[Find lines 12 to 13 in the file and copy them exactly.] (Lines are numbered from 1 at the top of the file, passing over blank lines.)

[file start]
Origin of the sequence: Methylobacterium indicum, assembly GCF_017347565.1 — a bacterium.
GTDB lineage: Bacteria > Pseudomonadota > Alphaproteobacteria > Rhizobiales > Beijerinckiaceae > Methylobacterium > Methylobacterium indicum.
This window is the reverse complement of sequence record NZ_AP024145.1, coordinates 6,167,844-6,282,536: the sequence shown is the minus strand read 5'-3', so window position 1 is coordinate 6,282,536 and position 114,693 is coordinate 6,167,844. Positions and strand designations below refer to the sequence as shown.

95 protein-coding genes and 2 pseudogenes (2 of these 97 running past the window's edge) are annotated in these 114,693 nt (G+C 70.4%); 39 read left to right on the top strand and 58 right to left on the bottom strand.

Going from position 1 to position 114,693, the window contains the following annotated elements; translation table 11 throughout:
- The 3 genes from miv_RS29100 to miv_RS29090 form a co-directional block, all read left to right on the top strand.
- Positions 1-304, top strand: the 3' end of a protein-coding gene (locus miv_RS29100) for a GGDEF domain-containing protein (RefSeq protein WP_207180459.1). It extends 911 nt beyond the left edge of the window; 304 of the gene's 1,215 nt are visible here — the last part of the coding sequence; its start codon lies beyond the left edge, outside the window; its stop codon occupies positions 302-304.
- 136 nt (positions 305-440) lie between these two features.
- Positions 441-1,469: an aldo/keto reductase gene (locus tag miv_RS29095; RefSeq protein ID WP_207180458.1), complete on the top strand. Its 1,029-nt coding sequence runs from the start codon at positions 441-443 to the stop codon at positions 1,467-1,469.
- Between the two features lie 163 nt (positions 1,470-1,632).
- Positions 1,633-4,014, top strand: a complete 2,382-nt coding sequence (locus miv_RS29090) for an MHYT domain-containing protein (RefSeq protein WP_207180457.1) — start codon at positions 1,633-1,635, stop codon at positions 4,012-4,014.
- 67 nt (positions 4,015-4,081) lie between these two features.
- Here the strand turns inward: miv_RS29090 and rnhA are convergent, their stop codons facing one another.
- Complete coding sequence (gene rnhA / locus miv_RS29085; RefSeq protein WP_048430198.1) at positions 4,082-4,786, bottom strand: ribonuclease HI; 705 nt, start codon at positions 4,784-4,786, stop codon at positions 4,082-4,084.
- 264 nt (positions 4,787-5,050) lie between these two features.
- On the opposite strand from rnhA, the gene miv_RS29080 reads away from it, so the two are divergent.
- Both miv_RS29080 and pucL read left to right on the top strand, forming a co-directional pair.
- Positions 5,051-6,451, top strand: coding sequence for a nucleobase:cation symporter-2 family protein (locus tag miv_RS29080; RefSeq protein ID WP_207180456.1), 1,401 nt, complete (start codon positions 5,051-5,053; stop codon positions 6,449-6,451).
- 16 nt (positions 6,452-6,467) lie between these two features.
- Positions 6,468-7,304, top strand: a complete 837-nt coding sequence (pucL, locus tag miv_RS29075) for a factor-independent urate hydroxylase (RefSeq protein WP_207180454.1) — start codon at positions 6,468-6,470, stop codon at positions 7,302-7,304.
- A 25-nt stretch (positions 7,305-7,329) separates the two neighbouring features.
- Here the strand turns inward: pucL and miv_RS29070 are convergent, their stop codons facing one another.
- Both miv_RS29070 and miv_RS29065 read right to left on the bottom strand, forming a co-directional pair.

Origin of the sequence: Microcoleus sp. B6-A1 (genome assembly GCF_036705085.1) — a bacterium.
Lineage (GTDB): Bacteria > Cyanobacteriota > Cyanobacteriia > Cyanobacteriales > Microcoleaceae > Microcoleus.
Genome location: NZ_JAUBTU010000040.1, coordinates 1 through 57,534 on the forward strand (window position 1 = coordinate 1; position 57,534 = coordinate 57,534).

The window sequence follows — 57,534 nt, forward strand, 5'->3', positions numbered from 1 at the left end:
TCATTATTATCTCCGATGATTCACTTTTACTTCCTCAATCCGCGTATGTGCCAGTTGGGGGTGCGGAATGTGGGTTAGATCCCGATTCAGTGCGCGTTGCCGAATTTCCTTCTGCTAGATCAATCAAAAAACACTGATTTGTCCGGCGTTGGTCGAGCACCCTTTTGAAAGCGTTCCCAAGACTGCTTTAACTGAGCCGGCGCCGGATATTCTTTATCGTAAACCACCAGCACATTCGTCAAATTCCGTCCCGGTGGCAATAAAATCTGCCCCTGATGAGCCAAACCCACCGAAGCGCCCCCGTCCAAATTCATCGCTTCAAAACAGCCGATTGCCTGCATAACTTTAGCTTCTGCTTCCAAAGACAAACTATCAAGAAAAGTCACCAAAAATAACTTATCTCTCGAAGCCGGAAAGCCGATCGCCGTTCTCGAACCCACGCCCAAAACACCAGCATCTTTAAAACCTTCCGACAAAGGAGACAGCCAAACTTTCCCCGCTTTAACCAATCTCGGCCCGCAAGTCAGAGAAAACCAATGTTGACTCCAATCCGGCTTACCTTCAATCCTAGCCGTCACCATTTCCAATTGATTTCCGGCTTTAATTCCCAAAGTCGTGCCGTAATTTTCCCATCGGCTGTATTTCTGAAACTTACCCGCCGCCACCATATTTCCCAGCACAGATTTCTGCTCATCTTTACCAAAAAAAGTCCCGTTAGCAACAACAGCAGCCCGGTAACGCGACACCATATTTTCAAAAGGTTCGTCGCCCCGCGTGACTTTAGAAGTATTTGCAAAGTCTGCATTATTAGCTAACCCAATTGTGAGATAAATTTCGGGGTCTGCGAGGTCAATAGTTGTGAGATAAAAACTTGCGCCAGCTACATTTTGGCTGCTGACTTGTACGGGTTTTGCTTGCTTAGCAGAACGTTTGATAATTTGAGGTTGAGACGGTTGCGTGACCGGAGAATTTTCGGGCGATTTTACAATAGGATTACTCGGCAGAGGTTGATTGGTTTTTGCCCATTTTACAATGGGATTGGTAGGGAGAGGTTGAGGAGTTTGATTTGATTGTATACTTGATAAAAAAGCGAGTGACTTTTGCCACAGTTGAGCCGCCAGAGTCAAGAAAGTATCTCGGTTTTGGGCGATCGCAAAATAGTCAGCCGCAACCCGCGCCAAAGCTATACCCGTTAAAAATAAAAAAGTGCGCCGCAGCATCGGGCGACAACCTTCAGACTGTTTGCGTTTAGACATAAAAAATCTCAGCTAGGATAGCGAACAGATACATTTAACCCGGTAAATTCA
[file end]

- 67 nt (positions 4,015-4,081) lie between these two features.
- Here the strand turns inward: miv_RS29090 and rnhA are convergent, their stop codons facing one another.